Kent State Hosts Community Celebration of Kwanzaa, Dec. 27Posted Dec. 22, 2010
The Center of Pan-African Culture at Kent State University holds an open community celebration of Kwanzaa on Monday, Dec. 27, at 6 p.m. in the African Community Theatre located in Oscar Ritchie Hall room 230, on Terrace Drive in Kent, Ohio. The program is free and open to the public.
This year marks the 44th anniversary of Kwanzaa, the only non-heroic and non-religious holiday, created, developed and maintained by the African-American community, which is now being celebrated globally. To help celebrate this year’s event, cultural expressions will be provided by Professor and Poet Mwatabu Okantah, Kwame Williams and the Youth Drummers from Akron, Spelman Chapel AME Church Choir of Kent, and Omo Iroko Drum and Dance Society.
The theme for the 2010 celebration is “Kwanzaa and the Nguzo Saba: An Ethics of Sharing Good in the World.” This program is being held on the second day of Kwanzaa and is dedicated to the second principle of the Nguzo Saba, Kujichagulia (self-determination).
Since this is the only community-wide celebration in Portage County, all participants are asked to bring a wholesome food dish to help us celebrate (please, no pork dishes).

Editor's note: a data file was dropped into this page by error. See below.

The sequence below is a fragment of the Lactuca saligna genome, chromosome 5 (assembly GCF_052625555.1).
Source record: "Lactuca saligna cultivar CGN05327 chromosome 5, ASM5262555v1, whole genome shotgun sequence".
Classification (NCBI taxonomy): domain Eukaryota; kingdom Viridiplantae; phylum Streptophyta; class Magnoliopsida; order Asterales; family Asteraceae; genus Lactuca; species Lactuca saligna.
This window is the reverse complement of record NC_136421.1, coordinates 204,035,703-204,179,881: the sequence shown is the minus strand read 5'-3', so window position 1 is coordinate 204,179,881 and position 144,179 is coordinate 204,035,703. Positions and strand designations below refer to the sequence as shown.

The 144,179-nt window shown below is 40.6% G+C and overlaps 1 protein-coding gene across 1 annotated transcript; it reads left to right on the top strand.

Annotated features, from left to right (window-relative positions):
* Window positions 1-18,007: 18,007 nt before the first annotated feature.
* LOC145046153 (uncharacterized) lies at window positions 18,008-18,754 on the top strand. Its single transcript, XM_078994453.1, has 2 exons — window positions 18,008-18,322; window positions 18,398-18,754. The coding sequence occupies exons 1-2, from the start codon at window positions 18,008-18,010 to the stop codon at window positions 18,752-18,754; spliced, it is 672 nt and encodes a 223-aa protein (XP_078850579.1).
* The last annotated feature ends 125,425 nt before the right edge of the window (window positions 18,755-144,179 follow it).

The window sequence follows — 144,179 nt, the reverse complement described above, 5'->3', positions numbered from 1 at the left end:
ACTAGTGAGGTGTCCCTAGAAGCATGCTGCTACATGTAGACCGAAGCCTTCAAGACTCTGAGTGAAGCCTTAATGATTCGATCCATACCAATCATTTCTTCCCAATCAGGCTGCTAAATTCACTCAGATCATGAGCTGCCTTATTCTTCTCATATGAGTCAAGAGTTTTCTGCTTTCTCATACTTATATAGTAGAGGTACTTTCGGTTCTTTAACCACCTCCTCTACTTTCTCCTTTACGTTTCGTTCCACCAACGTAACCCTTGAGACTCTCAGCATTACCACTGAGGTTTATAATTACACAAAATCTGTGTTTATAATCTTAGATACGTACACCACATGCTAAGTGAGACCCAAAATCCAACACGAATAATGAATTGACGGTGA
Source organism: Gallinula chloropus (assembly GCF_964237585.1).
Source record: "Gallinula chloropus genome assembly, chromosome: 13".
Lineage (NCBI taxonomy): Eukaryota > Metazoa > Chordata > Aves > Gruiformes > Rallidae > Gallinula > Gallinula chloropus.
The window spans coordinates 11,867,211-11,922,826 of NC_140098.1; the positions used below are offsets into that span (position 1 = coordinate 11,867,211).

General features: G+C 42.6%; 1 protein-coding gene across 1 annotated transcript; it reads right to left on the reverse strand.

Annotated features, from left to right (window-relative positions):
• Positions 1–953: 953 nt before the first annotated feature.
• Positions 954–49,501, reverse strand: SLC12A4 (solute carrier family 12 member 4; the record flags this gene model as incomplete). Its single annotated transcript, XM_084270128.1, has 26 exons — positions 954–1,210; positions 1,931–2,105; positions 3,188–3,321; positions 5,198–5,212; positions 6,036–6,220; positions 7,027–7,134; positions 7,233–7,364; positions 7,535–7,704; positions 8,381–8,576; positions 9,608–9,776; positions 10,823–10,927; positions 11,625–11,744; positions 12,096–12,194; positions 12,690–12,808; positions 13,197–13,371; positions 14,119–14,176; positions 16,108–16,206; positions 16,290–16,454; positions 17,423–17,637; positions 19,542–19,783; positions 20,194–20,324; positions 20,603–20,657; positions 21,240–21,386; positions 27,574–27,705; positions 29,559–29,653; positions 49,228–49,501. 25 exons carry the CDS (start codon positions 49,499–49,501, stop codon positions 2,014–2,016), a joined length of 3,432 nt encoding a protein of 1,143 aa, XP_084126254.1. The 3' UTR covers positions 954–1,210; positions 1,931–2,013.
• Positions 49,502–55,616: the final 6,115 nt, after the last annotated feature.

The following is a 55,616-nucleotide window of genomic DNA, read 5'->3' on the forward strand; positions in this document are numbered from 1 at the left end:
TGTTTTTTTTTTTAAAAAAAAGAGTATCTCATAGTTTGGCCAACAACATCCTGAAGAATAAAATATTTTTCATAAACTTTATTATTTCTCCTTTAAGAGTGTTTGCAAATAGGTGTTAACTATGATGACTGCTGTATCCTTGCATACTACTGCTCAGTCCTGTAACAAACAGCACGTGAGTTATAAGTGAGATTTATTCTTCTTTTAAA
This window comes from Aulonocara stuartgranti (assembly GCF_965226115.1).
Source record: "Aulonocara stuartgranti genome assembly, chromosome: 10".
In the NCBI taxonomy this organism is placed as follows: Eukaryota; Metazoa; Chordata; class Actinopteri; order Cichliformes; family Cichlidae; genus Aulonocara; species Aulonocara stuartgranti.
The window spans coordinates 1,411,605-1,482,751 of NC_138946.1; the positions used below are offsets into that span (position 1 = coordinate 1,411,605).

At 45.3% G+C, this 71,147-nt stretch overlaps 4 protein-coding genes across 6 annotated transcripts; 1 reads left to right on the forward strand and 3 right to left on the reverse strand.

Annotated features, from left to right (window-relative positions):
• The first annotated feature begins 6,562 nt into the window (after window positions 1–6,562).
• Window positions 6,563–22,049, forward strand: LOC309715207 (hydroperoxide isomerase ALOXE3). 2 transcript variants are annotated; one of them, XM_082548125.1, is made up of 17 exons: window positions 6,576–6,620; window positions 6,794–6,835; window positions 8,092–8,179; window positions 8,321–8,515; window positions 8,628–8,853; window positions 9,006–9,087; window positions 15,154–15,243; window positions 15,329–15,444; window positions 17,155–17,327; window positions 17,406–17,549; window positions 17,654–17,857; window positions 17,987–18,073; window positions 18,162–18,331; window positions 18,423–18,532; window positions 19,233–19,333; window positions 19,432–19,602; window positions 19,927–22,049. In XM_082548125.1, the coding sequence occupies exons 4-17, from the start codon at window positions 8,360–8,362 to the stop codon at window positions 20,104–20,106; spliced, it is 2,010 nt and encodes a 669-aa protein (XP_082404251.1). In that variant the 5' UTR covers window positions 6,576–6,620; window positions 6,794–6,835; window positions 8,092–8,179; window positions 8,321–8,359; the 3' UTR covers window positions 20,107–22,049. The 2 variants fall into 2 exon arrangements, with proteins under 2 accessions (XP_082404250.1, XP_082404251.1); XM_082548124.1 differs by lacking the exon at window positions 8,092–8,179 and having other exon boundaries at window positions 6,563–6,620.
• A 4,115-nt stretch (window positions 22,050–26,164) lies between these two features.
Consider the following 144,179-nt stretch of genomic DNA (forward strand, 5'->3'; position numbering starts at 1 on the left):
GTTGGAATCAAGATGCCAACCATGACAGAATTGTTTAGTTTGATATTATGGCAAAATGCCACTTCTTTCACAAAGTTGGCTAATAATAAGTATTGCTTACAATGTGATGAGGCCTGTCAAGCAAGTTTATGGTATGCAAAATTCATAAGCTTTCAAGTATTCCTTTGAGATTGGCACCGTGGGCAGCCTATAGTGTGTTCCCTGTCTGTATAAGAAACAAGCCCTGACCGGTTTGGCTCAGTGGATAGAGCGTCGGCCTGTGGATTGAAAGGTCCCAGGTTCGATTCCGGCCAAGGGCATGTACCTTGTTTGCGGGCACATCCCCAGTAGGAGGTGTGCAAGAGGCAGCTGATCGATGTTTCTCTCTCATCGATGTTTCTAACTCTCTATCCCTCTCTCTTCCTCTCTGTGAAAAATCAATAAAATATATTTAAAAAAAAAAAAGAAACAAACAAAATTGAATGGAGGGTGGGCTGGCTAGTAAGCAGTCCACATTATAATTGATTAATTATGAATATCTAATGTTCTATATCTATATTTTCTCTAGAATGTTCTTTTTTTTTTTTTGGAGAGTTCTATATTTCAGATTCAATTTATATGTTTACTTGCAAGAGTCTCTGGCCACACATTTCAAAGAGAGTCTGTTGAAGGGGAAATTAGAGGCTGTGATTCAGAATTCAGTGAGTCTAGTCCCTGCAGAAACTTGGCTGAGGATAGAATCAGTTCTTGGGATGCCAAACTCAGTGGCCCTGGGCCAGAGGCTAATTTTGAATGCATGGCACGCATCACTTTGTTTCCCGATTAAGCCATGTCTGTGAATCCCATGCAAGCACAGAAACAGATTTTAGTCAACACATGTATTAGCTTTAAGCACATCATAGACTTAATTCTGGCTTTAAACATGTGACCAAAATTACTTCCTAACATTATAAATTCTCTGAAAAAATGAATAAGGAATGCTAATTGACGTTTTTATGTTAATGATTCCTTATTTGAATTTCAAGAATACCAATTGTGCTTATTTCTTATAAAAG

For more information about the program, call Kent State’s Center for Pan-African Culture at 330-672-2300 or 330-672-0151. The coordinators of the event are Dr. Fran Dorsey and Professors Traci Williams and Mwatabu Okantah. Co-sponsors of this event include: Kent State’s Division of Diversity, Equity and Inclusion; Akron African American Cultural Association; Akron African United Front; Kent State’s Department of Pan-African Studies; Spelman AME Chapel; Pan-African Faculty and Staff Association; African Community Theatre; and the Center of Pan-African Culture at Kent State.
For more information on Kent State’s Center of Pan-African Culture, visit www.kent.edu/CAS/PAS/communityandarts/center-of-pan-african-culture.cfm.
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